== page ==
Bird v. Oregon Commission for the Blind, No. 20-36066 (9th Cir. 2022)

Annotate this Case
Justia Opinion Summary

Bird and other blind vendors filed a formal complaint with Oregon Commission for the Blind (OCB) seeking arbitration, prospective relief, and attorney’s fees as a consequence of OCB’s alleged mishandling of vending contracts and representation of blind vendors’ interests. The arbitration panel denied relief. The district court held that sovereign immunity did not apply to an arbitration panel’s decision under the Randolph-Sheppard Act (RSA), which creates a cooperative federal-state program that gives preference to blind applicants for vending licenses at federal facilities, 20 U.S.C. 107, and that the Eleventh Amendment did not protect OCB from liability for damages.

The Ninth Circuit reversed. Neither the RSA nor the parties’ operating agreements unequivocally waived a state’s sovereign immunity from liability for monetary damages, attorney’s fees, or costs. Citing the Supreme Court’s 2011 "Sossamon" decision, the court rejected a “constructive waiver” argument, reasoning that a waiver of sovereign immunity must be explicit. An agreement to arbitrate all disputes simply did not unequivocally waive sovereign immunity from liability for monetary damages. The operating agreements incorporated the text of the RSA and contained no express waiver of immunity from money damages. Because no provision of the RSA or the operating agreements provided for attorney’s fees, Bird was not entitled to attorney’s fees.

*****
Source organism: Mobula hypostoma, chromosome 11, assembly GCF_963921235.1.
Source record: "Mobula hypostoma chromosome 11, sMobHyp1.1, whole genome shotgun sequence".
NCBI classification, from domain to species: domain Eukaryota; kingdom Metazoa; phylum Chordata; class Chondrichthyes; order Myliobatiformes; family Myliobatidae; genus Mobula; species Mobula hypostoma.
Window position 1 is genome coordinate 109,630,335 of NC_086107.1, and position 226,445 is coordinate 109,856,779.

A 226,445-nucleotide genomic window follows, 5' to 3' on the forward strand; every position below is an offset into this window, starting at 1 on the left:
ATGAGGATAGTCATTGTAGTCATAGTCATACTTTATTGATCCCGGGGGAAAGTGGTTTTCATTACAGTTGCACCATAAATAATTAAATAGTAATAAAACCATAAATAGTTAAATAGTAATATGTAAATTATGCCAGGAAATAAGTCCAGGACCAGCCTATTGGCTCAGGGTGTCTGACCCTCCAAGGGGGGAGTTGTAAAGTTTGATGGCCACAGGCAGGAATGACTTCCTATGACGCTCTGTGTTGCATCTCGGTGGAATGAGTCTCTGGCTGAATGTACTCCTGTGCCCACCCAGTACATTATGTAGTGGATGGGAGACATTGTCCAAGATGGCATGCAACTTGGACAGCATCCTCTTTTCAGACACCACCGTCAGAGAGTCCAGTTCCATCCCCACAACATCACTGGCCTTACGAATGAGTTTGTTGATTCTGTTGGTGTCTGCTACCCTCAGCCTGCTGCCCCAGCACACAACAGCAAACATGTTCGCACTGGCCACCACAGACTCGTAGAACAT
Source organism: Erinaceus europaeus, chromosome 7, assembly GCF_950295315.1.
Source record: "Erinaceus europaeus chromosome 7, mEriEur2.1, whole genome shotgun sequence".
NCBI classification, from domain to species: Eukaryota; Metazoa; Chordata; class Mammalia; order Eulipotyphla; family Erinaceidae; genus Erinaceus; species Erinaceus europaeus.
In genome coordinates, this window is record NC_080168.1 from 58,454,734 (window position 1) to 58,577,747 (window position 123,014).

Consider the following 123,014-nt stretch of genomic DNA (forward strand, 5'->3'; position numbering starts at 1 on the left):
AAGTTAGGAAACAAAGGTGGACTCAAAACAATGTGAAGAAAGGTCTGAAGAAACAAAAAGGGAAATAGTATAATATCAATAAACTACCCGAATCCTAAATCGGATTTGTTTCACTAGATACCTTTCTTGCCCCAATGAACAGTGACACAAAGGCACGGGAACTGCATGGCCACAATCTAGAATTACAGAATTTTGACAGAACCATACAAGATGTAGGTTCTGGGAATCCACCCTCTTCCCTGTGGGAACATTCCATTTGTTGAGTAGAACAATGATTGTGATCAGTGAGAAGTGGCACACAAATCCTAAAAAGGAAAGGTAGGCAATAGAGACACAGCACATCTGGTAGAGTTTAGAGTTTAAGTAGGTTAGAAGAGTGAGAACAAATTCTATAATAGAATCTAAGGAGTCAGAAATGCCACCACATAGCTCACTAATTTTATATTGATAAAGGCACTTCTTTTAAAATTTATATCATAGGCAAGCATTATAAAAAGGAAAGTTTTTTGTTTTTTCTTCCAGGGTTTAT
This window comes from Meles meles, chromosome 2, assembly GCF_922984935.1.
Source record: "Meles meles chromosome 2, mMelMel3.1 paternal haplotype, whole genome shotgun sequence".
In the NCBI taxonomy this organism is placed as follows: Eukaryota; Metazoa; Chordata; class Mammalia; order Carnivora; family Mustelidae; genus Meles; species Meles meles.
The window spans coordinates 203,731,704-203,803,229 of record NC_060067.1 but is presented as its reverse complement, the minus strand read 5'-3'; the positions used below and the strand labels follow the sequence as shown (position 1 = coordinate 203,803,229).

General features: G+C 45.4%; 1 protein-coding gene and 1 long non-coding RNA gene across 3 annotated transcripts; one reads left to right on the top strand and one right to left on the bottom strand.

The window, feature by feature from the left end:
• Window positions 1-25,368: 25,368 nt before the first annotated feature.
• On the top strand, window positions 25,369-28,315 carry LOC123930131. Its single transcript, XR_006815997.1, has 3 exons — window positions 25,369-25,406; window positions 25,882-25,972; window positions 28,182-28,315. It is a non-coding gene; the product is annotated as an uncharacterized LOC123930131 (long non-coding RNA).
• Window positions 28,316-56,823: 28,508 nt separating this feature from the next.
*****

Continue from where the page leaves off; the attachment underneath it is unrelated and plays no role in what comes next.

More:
Court Description: Sovereign Immunity. The panel reversed the district court’s denial of sovereign immunity to Oregon Commission for the Blind (“OCB”) in a case in which the district court affirmed an arbitration panel’s award of compensatory relief, attorney’s fees, and costs in favor of petitioner Jerry Bird. Bird and other blind vendors filed a formal complaint with OCB seeking arbitration, prospective relief, and attorney’s fees as a consequence of OCB’s alleged mishandling of vending contracts and representation of blind vendors’ interests. The arbitration panel denied relief, and Bird filed a petition for federal review in Oregon District Court. The district court relied on Premo v. Martin, 119 F.3d 764 (9th Cir. 1997) (holding that Eleventh Amendment sovereign immunity did not apply to an arbitration panel’s decision under the Randolph-Sheppard Act (“RSA”)), and held that the Eleventh Amendment did not protect OCB from liability for compensatory damages. * The Honorable Raner C. Collins, United States District Judge for the District of Arizona, sitting by designation. BIRD V. OREGON COMM’N FOR THE BLIND 3 The panel held that neither the RSA nor the parties’ operating agreements unequivocally waived a state’s sovereign immunity from liability for monetary damages, attorney’s fees, or costs. The panel joined the Sixth and Tenth Circuits, and concluded that the holding in Premo was no longer binding. Subsequent to Premo, the Supreme Court decided Sossamon v. Texas, 563 U.S. 277 (2011) (analyzing whether a state waives sovereign immunity from compensatory relief through acceptance of federal funding under the Religious Land Use and Institutionalized Persons Act of 2000). The panel held that Sossamon’s declaration that a waiver of sovereign immunity must be explicit within the text of the statute left no room for Premo’s reliance on constructive waiver. An agreement to arbitrate all disputes simply did not unequivocally waive sovereign immunity from liability for monetary damages. The panel concluded that OCB did not waive immunity from compensatory damages, and the district court’s decision to the contrary was in error. Insofar as Bird argued that the operating agreements constituted waiver, those agreements, too, incorporated the text of the RSA and contained no express waiver of immunity from money damages. The panel held that because no provision of the RSA or the operating agreements provided for attorney’s fees, Bird was not entitled to attorney’s fees.